PAULA MEHMEL: Shoot The Rapids — Into Egypt, Day 5

Today was one for the bucket list, but I am going to divide my posts up a bit because I think a picture is worth more than 1000 words. 

In the morning we were joined by Cindy’s friend, Ellen, who flew in from Los Angeles to join us for the last part of our time in Cairo and our cruise.

After meeting our Egyptologist, we headed off to navigate the streets of Cairo. Two memorable moments included our driver, literally stopping traffic so that he could rescue a poor little kitty in the road and bring it to safety and being stuck in a traffic jam caused by a donkey cart.

Our first stop was Sakkara, where King Zoser’s Step Pyramid was “built to last ’till the ends of time.”  This vast site in the heart of a desert plateau is the largest necropolis(tomb site) in Egypt. Extending for almost five miles, the complex forms a collection of pyramids, temples and tombs that is fundamental to understanding the history of ancient Egypt. It is still an active archaeological site with new discoveries happening, literally daily. They keep uncovering new finds, often discovered after a donkeys legs fall through the ground, revealing a tomb. As we drove up, we passed people involved in the dig.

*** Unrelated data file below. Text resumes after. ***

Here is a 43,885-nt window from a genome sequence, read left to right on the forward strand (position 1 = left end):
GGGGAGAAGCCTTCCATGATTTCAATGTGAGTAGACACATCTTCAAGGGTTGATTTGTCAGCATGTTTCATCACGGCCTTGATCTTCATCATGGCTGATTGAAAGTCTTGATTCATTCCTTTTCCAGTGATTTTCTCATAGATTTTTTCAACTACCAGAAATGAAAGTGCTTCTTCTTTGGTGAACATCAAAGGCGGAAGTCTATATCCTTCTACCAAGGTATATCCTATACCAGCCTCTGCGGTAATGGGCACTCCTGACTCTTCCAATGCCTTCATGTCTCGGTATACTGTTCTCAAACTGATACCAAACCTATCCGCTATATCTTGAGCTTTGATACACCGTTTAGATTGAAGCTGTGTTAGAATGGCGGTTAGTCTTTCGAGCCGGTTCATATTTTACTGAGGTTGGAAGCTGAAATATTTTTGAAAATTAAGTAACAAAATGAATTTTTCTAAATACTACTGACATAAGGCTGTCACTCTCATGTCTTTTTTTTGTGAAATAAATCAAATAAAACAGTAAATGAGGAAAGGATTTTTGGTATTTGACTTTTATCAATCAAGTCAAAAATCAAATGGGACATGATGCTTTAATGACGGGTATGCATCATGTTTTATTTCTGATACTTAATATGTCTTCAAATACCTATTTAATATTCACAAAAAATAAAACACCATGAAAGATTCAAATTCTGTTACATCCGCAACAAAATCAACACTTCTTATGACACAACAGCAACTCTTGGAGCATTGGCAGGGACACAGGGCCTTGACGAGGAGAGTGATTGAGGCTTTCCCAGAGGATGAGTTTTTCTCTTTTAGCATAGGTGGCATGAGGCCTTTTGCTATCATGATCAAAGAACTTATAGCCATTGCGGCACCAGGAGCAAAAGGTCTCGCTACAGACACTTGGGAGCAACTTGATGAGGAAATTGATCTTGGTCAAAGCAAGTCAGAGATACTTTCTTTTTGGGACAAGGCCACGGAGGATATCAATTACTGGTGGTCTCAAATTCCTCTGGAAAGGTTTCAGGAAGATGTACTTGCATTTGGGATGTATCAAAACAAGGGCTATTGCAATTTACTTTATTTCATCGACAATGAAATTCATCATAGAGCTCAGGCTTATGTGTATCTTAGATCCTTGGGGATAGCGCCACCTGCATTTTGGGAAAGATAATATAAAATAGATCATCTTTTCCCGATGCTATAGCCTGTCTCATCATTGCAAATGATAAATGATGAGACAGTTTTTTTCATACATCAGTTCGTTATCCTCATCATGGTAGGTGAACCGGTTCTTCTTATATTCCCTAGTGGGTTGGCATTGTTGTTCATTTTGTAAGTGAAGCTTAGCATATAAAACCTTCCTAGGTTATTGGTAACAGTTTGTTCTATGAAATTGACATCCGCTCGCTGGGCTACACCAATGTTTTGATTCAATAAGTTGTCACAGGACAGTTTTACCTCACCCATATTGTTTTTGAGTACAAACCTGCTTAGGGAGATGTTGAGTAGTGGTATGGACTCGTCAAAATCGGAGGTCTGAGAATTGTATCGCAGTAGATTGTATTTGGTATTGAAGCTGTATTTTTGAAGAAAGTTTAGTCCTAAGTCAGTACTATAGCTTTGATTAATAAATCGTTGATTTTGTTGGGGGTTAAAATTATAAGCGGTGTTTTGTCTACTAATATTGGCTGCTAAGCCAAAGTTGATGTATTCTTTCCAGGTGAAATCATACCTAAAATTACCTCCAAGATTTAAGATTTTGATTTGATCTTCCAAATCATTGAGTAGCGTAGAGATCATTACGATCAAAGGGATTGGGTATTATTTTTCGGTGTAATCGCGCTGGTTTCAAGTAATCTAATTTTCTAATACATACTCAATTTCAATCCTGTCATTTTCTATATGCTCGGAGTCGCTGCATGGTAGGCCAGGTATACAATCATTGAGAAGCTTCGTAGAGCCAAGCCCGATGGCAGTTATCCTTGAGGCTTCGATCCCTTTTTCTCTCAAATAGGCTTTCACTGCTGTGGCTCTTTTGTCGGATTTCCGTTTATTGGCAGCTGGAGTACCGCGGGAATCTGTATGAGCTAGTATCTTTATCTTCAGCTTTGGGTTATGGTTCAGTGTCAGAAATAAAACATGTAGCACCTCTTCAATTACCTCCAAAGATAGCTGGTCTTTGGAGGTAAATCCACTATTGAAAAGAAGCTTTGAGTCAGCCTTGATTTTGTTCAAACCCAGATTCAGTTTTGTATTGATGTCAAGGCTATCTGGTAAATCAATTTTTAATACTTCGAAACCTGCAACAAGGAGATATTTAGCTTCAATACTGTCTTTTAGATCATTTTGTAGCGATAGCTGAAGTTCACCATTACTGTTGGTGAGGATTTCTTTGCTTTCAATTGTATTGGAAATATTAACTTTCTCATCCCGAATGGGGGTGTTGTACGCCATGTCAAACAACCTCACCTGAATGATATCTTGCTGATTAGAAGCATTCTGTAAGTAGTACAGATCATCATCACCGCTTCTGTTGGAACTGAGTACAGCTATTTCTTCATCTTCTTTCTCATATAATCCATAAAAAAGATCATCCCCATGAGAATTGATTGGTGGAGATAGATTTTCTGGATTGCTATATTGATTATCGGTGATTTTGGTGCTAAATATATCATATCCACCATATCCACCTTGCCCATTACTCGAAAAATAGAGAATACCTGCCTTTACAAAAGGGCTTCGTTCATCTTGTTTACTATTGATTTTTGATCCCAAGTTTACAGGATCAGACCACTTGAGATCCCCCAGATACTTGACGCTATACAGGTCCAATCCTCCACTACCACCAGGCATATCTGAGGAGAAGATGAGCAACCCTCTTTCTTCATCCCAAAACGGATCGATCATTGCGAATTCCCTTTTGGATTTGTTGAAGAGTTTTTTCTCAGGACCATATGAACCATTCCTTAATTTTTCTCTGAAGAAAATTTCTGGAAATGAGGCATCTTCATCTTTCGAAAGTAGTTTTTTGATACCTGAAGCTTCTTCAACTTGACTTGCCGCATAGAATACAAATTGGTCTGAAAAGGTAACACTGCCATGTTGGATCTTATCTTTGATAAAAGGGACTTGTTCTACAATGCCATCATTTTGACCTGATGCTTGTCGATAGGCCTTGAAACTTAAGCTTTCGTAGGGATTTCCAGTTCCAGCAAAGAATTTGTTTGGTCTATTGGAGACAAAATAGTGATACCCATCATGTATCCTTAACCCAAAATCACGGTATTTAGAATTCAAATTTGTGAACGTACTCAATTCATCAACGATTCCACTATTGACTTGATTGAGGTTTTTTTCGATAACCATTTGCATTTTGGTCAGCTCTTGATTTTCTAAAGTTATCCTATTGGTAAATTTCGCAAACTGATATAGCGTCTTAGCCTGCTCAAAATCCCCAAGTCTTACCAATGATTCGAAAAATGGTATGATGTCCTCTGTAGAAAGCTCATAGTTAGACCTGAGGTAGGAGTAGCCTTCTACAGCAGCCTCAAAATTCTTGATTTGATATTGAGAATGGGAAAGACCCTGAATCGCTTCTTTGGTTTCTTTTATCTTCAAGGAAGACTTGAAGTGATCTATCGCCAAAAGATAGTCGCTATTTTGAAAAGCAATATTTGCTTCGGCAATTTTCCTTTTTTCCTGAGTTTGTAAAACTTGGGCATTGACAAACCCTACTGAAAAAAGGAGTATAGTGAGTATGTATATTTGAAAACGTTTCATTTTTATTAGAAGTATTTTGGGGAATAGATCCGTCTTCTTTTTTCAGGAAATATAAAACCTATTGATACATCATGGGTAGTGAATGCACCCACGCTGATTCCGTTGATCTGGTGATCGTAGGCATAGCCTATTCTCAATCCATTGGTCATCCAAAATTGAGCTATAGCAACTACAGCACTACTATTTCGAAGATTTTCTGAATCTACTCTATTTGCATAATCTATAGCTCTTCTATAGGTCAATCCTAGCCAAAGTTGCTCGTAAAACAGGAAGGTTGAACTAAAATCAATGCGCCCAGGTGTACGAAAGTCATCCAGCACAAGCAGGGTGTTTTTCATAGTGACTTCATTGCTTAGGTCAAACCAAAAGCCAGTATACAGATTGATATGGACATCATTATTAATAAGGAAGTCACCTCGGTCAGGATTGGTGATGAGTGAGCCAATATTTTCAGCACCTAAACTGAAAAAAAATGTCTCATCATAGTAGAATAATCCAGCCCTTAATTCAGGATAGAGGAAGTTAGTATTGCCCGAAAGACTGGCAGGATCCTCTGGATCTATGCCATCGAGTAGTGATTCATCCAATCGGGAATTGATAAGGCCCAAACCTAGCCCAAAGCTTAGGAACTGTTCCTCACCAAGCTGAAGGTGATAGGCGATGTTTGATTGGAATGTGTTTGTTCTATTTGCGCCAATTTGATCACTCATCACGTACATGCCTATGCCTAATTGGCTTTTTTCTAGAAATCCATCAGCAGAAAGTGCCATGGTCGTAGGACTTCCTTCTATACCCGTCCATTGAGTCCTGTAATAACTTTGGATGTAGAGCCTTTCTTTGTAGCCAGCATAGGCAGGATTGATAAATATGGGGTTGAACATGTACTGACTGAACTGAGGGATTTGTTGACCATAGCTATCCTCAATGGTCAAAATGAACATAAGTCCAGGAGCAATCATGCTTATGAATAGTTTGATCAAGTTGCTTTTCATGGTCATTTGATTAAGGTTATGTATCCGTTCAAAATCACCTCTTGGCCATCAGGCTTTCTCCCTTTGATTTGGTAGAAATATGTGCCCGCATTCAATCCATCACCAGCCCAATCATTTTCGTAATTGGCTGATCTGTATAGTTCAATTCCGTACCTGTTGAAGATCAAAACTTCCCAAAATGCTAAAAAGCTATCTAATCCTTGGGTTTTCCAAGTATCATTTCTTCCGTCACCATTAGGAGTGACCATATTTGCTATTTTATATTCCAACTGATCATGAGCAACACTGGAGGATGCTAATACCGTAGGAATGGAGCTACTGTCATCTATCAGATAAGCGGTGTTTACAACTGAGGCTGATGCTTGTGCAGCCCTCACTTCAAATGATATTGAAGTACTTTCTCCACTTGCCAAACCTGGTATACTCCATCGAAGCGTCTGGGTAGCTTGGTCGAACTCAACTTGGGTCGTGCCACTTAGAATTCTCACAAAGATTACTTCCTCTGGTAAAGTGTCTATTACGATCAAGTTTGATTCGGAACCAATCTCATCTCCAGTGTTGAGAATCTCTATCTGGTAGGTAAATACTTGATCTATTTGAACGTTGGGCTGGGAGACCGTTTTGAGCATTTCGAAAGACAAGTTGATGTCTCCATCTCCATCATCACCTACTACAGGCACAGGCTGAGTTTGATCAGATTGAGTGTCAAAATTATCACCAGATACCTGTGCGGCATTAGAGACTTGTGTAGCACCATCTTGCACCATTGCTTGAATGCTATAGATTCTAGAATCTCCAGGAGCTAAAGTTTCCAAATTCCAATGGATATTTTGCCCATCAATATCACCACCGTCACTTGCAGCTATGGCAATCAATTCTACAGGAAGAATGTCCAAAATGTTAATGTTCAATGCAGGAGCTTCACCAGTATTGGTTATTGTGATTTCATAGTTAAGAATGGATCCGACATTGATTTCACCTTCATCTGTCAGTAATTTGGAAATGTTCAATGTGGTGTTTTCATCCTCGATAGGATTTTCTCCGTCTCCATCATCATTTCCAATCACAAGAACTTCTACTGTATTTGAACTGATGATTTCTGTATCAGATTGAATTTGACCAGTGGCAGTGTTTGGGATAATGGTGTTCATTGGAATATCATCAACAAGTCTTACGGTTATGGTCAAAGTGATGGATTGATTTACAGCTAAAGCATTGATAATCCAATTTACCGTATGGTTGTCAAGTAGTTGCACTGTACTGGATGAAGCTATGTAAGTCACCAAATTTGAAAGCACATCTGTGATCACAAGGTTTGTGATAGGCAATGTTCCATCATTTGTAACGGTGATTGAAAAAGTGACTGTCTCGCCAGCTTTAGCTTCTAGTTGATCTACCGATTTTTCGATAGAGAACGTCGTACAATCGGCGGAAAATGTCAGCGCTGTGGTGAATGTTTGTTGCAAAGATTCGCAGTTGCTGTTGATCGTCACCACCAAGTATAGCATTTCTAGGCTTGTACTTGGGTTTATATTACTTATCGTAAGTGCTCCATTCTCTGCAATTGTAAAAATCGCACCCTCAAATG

I found the tour of the tombs, which were used by wealthy people — as pyramids are only for kings — really intriguing. They depicted in bas relief the people who built them during their lifetime, in hope for in the afterlife. They included carvings in bas relief — food, servants, offerings and basically their wish list for what they wanted life to be like when they left this world — shown on the wall to illustrate their hopes and dreams.

The two most amusing things were the fact that we were told that cabbage was basically the Viagra of ancient Egypt and the men who built the tomb seemed to have a great desire for large cabbage. The other amazing thing was that they depicted the people they wanted with them, and to visit them in the afterlife. However, if they got angry at someone, they would go in and out, scrape them out of the rock, erasing them from their afterlife. The first form of cancel culture.

We saw the step pyramid, which included a fascinating temple next to it and some amazing architectural innovations, including windows that served as clocks as lights struck them. I stand in awe of the architectural wizardry from 5,000 years ago.

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